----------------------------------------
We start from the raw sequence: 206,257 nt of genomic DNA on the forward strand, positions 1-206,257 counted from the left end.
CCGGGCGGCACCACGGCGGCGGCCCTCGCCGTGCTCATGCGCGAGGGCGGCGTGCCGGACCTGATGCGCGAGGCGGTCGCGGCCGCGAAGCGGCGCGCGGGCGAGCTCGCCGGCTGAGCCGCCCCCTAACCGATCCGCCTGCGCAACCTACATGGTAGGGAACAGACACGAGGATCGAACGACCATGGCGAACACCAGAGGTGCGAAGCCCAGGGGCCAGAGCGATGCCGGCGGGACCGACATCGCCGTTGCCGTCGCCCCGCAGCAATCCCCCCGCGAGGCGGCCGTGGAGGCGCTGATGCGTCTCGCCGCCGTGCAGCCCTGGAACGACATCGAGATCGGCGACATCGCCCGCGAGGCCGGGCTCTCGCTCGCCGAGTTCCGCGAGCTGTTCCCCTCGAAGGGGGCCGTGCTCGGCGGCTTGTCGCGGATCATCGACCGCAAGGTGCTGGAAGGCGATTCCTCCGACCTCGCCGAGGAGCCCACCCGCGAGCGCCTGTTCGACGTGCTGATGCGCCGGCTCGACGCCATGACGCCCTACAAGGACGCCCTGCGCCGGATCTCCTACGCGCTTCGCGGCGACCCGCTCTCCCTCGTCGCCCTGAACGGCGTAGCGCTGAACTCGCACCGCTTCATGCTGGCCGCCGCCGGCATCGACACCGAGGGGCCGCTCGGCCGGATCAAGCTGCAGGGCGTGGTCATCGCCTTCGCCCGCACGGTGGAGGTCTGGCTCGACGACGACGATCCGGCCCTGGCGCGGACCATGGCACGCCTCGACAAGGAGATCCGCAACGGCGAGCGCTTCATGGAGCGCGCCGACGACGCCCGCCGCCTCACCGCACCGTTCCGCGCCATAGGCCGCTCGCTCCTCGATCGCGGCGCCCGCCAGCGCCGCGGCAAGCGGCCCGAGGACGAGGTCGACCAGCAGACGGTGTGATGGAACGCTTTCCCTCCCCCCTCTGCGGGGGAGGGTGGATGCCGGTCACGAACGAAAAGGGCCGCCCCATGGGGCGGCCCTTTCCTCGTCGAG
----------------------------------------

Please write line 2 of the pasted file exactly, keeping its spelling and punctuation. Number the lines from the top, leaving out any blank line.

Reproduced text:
CCGGGCGGCACCACGGCGGCGGCCCTCGCCGTGCTCATGCGCGAGGGCGGCGTGCCGGACCTGATGCGCGAGGCGGTCGCGGCCGCGAAGCGGCGCGCGGGCGAGCTCGCCGGCTGAGCCGCCCCCTAACCGATCCGCCTGCGCAACCTACATGGTAGGGAACAGACACGAGGATCGAACGACCATGGCGAACACCAGAGGTGCGAAGCCCAGGGGCCAGAGCGATGCCGGCGGGACCGACATCGCCGTTGCCGTCGCCCCGCAGCAATCCCCCCGCGAGGCGGCCGTGGAGGCGCTGATGCGTCTCGCCGCCGTGCAGCCCTGGAACGACATCGAGATCGGCGACATCGCCCGCGAGGCCGGGCTCTCGCTCGCCGAGTTCCGCGAGCTGTTCCCCTCGAAGGGGGCCGTGCTCGGCGGCTTGTCGCGGATCATCGACCGCAAGGTGCTGGAAGGCGATTCCTCCGACCTCGCCGAGGAGCCCACCCGCGAGCGCCTGTTCGACGTGCTGATGCGCCGGCTCGACGCCATGACGCCCTACAAGGACGCCCTGCGCCGGATCTCCTACGCGCTTCGCGGCGACCCGCTCTCCCTCGTCGCCCTGAACGGCGTAGCGCTGAACTCGCACCGCTTCATGCTGGCCGCCGCCGGCATCGACACCGAGGGGCCGCTCGGCCGGATCAAGCTGCAGGGCGTGGTCATCGCCTTCGCCCGCACGGTGGAGGTCTGGCTCGACGACGACGATCCGGCCCTGGCGCGGACCATGGCACGCCTCGACAAGGAGATCCGCAACGGCGAGCGCTTCATGGAGCGCGCCGACGACGCCCGCCGCCTCACCGCACCGTTCCGCGCCATAGGCCGCTCGCTCCTCGATCGCGGCGCCCGCCAGCGCCGCGGCAAGCGGCCCGAGGACGAGGTCGACCAGCAGACGGTGTGATGGAACGCTTTCCCTCCCCCCTCTGCGGGGGAGGGTGGATGCCGGTCACGAACGAAAAGGGCCGCCCCATGGGGCGGCCCTTTCCTCGTCGAG